To use the grocery store example further, when they ask “Paper or plastic?” which do I choose and why? Do I immediately say “paper” because I think of myself as environmentally conscious Buddhist, and the Buddha wouldn't have used paper, so ergo I must use paper?. Making the choice isn't that straightforward if I really look at it. Paper requires trees to be cut down. These trees help the atmosphere, provide habitats for animals, help stop soil erosion and so forth. The power saws used to cut them down requires power, obviously. That power is most likely a fossil fuel, the trucks that transport the timber to the sawmill likewise uses gasoline, the saws at the mill use electricity, which may have been produced by coal, nuclear, or maybe by wind, solar, or water power. The rest of the paper-making process likewise requires power, and on it goes. As it turns out, I bring my own bags, because Northampton Mass has banned plastic shopping bags, so it's a moot point here. Previously I went with paper because for all the shortcomings manufacturing entails, plastic ends up not decomposing for the most part, so the long term result is probably the worse choice. Neither choice is pristine.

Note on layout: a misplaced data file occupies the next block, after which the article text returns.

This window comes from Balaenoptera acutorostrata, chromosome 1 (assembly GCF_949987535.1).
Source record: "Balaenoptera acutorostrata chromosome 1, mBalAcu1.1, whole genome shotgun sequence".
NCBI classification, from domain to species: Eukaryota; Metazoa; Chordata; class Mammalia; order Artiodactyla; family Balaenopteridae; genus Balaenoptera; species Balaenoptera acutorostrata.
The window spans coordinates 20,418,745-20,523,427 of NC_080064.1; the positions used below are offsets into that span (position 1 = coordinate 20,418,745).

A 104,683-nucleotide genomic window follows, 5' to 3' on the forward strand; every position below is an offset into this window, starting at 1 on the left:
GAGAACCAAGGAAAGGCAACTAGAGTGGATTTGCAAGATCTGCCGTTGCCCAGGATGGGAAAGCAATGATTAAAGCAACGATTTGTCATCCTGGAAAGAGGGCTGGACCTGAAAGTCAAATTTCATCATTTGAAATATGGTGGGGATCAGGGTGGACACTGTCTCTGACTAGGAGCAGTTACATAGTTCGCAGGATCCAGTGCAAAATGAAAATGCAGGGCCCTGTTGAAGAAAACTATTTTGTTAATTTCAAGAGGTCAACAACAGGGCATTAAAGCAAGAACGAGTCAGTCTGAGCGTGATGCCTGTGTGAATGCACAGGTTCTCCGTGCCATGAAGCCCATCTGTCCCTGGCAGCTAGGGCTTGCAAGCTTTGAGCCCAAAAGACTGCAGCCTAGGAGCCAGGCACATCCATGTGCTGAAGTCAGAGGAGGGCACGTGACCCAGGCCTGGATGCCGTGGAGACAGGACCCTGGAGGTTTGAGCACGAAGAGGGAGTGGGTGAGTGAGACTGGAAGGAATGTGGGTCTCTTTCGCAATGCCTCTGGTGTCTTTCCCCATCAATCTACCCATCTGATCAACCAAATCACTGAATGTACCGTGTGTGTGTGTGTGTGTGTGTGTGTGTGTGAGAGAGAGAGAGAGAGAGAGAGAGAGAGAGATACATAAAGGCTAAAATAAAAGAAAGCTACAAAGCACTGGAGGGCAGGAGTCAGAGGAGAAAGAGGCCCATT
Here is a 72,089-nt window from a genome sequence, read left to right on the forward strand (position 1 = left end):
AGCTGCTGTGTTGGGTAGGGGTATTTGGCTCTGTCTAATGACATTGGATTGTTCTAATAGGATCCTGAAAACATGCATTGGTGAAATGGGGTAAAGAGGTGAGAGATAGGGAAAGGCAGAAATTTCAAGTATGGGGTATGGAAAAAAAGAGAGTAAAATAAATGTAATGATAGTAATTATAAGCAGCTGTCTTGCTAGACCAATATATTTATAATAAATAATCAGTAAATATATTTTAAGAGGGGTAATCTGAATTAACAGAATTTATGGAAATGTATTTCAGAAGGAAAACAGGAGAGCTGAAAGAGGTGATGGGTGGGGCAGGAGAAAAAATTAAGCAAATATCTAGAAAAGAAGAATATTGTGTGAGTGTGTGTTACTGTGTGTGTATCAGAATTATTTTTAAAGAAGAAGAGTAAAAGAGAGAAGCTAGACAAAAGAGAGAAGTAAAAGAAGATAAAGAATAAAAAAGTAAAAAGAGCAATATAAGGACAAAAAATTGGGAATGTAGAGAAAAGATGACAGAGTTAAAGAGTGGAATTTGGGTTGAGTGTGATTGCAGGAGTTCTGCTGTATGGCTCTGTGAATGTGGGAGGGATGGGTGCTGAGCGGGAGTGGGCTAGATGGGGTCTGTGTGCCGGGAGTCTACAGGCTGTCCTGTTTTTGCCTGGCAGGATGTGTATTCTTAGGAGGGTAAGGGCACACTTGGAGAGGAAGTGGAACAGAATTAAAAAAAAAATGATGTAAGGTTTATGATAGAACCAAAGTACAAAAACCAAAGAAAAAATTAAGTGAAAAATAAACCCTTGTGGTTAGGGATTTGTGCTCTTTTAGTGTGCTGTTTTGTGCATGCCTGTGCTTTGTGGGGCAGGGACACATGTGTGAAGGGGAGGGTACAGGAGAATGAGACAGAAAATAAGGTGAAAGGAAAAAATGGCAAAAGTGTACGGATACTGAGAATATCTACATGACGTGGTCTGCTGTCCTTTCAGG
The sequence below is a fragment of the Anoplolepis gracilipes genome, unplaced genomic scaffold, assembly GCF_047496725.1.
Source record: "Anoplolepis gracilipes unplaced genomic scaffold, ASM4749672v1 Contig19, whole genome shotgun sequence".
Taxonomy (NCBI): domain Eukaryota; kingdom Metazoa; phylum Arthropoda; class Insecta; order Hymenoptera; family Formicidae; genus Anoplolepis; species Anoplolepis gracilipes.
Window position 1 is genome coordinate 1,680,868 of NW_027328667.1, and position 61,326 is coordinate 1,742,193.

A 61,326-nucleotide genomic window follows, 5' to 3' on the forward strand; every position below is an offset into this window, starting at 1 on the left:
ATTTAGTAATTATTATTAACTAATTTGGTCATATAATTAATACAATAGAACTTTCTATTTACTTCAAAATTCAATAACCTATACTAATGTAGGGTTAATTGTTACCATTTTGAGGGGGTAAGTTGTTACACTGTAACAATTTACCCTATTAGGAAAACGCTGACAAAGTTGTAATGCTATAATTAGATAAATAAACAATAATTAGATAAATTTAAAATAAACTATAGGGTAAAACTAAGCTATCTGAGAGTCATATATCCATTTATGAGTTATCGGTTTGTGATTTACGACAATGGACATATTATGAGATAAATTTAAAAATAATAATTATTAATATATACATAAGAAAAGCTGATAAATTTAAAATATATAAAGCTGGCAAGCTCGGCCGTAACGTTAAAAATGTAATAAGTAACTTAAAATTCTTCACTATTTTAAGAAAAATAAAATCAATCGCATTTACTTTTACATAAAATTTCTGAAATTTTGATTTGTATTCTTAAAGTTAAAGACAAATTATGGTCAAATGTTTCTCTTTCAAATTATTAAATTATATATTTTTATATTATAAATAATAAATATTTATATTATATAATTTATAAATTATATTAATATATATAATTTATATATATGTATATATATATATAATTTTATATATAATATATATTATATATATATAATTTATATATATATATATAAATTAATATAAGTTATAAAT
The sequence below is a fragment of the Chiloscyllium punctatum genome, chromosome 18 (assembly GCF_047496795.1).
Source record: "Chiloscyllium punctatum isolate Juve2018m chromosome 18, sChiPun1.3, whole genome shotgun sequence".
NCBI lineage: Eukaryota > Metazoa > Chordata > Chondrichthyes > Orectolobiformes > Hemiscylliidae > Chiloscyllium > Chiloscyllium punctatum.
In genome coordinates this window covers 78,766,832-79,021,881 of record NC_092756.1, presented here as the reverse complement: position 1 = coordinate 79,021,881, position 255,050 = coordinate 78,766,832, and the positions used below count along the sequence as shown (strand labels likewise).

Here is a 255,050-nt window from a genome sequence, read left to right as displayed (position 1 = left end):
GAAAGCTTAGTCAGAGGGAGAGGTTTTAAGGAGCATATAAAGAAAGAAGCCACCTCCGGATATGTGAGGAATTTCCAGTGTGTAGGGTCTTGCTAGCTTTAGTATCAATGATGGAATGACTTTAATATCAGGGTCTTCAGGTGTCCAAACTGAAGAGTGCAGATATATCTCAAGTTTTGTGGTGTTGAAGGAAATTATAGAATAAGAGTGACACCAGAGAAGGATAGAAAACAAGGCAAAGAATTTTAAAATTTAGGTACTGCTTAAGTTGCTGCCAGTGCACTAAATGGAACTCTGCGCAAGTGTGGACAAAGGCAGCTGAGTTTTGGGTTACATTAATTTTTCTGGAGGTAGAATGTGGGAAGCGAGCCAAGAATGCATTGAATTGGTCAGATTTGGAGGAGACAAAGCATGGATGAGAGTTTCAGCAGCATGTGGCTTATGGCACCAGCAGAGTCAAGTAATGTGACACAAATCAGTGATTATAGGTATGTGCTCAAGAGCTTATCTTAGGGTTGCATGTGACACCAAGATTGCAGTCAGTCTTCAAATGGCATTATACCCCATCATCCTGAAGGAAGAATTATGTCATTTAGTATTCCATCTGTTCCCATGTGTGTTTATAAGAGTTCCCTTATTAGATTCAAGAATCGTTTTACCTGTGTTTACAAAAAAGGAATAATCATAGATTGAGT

Until we stop creating karma, our actions will by and large not be pristine. Some may be wholesome and positive, some negative, and some neutral. The priest at an old Zen sangha I attended once said that meditation is one of the few karmically neutral actions we can make. Virtually any action we take--writing, grocery shopping, driving, being with loved ones, working--all involve other people, and therefore will have consequences. In my estimation, the same action will be perceived differently by others involved in the ripple effect of the action. The same person may have radically different reactions to the same phenomena, depending on the flexibility of perceptions. The reaction is dependent on any number of other factors in addition to the action I have taken. It would be very naive and self-important to think my actions happen in a vacuum, that they're the only stimulus that elicits a response. Even when I'm “just writing” this, the thoughts that come to me, the mood I'm in, my physical environment all figure into creating that “just.” In reality, what is it even possible to “just” do? 

As Bodhisattvas, the job of “saving all beings” may be as simple as trying not to do harm. Maybe the next notch up is to try to be helpful. We can't worry about how this help will necessarily be received, we can't be paralyzed by the possibility that an action may be taken to be other than in the spirit we intended. We do what we can, as skillfully as we can, to be of benefit to not only the one person we're interacting with, but with the realization that the ripples of our action will flow out like Indra’s Net. This is how we save “all” beings--by respecting and taking care of ourselves so we can help the next being with whom we come into contact, 

If we aren't paying attention, acting mindfully if you like, then our blind wandering throughout our environment may indeed result in our actions being “Unintentionally Consequential.”